Paper Girls #2

Writer: Brian K. Vaughan
Artist: Cliff Chiang
Publisher: Image Comics

Last month, Brian K. Vaughan and Cliff Chiang dove into '80s Midwestern homage by introducing a sassy pack of adolescent gals on a dangerous paper route. Vaughan seems to be treating the title as a homecoming, setting the title in his native city of Cleveland and bringing back the bright-eyed cinematic adventure of Steven Spielberg and Chris Columbus. The potential alien artifacts and time twists are only reminders that the writer can paint convincing portraits of Americana no matter the decade. Artist Cliff Chiang renders the characters with sharp angles and inky textures, immersing the decade of Reagan and Walkmans with pinpoint accuracy and style. Sean Edgar

The Sandman: Overture Deluxe HC

Writer: Neil Gaiman
Artist: J. H. Williams III
Publisher: Vertigo/ DC Comics

Trade-waiting is controversial business in the comic world. Dilly-dally with the wrong title and there's a chance the publisher will swing the cancellation hatchet before there's a collected edition. One could hardly be blamed for holding out for this particular hardcover, though, as Vertigo will undoubtedly keep it in print for decades to come. Neil Gaiman's return to his most enduring creation carried all the risk of any highly anticipated comeback, and yet the master storyteller laughed at our doubts and delivered a fitting prequel. J. H. Williams III has crafted a six-issue statement that solidifies his place not only in this mythos, but among the all-time greatest sequential artists working in the medium. The Sandman: Overture is, quite simply, a perfect exercise in story and art. Steve Foxe

Snoopy Vs. The Red Baron

Writer/Artist: Charles M. Schulz
Publisher: Fantagraphics

Before the Star Wars marketing empire rains blankets of candy-colored lasers and limited edition…whatever, the Peanuts legacy will hold a brief window to enchant with a new CG movie of small children far more neurotic than most alcoholic poets. And despite lacking the touch of founder Charles M. Schulz, it doesn't look like it'll be yanking the proverbial football from eager movie goers. To coincide, current licenser Fantagraphics is releasing a collection of every strip that includes the titular Beagle's fantasies as a World War I fighter pilot. For a beloved series known for celebrating suburban nostalgia, these asides focus on one of the weirdest pockets of a strip that ran for half a century. Whether you're familiar with Archduke Franz Ferdinand or the proto-aerial warfare of 1915, Peanuts remains a masterful experience in any iteration. Sean Edgar

Survivors' Club #2

Writer: Lauren Beukes, Dale Halvorsen
Artist: Ryan Kelly
Publisher: Vertigo/DC Comics

The debut issue of novelist Lauren Beukes, Dale Halvorsen and Ryan Kelly's Survivors' Club was released a month ago, and the wait for issue #2 has been a struggle. After a cliffhanger ending in issue #1, I've been eager to learn more about the half support-group, half misfit gathering surrounding a handful of folks who endured demonic and horrific events. As this week's follow-up proves, this world has the potential to be a fantastical, spooky treat that's just gathering steam—and often, it's worth the price of admission for Bill Sienkiewicz's terrifying covers alone. If you're not already on-board, don't miss your chance to experience the maddening reality of a month-long wait between Survivors' Club issues. Tyler R. Kane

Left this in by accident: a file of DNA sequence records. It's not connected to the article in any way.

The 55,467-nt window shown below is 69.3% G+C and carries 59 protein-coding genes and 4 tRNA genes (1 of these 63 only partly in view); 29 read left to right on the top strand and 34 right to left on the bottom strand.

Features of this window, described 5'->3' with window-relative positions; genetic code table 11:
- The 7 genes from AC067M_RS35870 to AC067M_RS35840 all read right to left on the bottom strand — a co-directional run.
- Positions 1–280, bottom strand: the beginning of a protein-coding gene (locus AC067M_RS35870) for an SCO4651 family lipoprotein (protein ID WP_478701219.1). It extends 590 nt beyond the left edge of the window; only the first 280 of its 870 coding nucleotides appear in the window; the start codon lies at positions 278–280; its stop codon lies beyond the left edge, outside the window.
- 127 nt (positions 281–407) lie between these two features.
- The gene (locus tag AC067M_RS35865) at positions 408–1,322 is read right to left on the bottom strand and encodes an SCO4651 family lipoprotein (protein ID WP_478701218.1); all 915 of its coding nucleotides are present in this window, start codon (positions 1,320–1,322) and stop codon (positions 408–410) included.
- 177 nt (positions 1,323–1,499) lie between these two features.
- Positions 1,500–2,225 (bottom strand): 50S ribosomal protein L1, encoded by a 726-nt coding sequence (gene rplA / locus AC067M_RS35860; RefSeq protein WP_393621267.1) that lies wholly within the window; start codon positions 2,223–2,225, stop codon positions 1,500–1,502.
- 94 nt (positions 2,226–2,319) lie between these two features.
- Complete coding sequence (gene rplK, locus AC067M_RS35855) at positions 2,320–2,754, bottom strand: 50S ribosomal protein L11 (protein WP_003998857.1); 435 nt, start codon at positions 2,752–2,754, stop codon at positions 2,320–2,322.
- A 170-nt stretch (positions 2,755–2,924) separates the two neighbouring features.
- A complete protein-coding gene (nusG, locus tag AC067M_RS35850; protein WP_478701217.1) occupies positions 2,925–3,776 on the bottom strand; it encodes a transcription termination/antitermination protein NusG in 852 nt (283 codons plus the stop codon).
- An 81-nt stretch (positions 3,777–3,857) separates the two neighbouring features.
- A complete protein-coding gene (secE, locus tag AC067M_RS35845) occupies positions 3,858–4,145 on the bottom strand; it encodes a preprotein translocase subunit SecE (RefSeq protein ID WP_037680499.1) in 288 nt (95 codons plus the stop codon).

Unfollow #1

Writer: Rob Williams
Artist: Mike Dowling
Publisher: Vertigo/DC Comics

When it comes to exploring the impact of short-form messages on our society, I'm in favor of pursuing the long-form discussion outside of glowing rectangles. The latest Vertigo series from writer Rob Williams and artist Mike Dowling, Unfollow will do that through the beautiful, nostalgic medium of paper. In Unfollow's case, these top-tier tweeters are dubbed "The 140," who each find themselves on the tail-end of an offer so lucrative, they'll reconsider donning Bernie Sanders attire. If Vertigo's recent debuts have been any indication, things are happening for the publisher; Unfollow #1 appears to be no exception, sporting a fully realized world from Dowling that feels almost limitless by Williams' design: after all, off-the-net readers will confirm it's not easy getting the full story behind 140 separate faces. Tyler R. Kane

Vision #1

Writer: Tom King
Artist: Gabriel Hernandez Walta
Publisher: Marvel Comics

Five short years ago, a Vision solo series would have been a quick and dirty cash grab to precede the character's fan-favorite role in this year's Avengers: Age of Ultron, with passable art and a forgettable plot. The creative team of writer Tom King and artist Gabriel Hernandez Walta all but assure that won't be the case today. King's short career has been marked by consistent surprise, making a sleeper hit out of C-list DC property Omega Men (even inspiring a fan campaign that extended the book's life by six issues). His take on Vision is inspired, if reminiscent of DC's Red Tornado: the android Avenger wants a normal life, so he builds a suburban robot family with all of his dynamic abilities. Combine this quirky premise with Walta's idiosyncratic art and Marvel may just have its next offbeat hit on its hands. Steve Foxe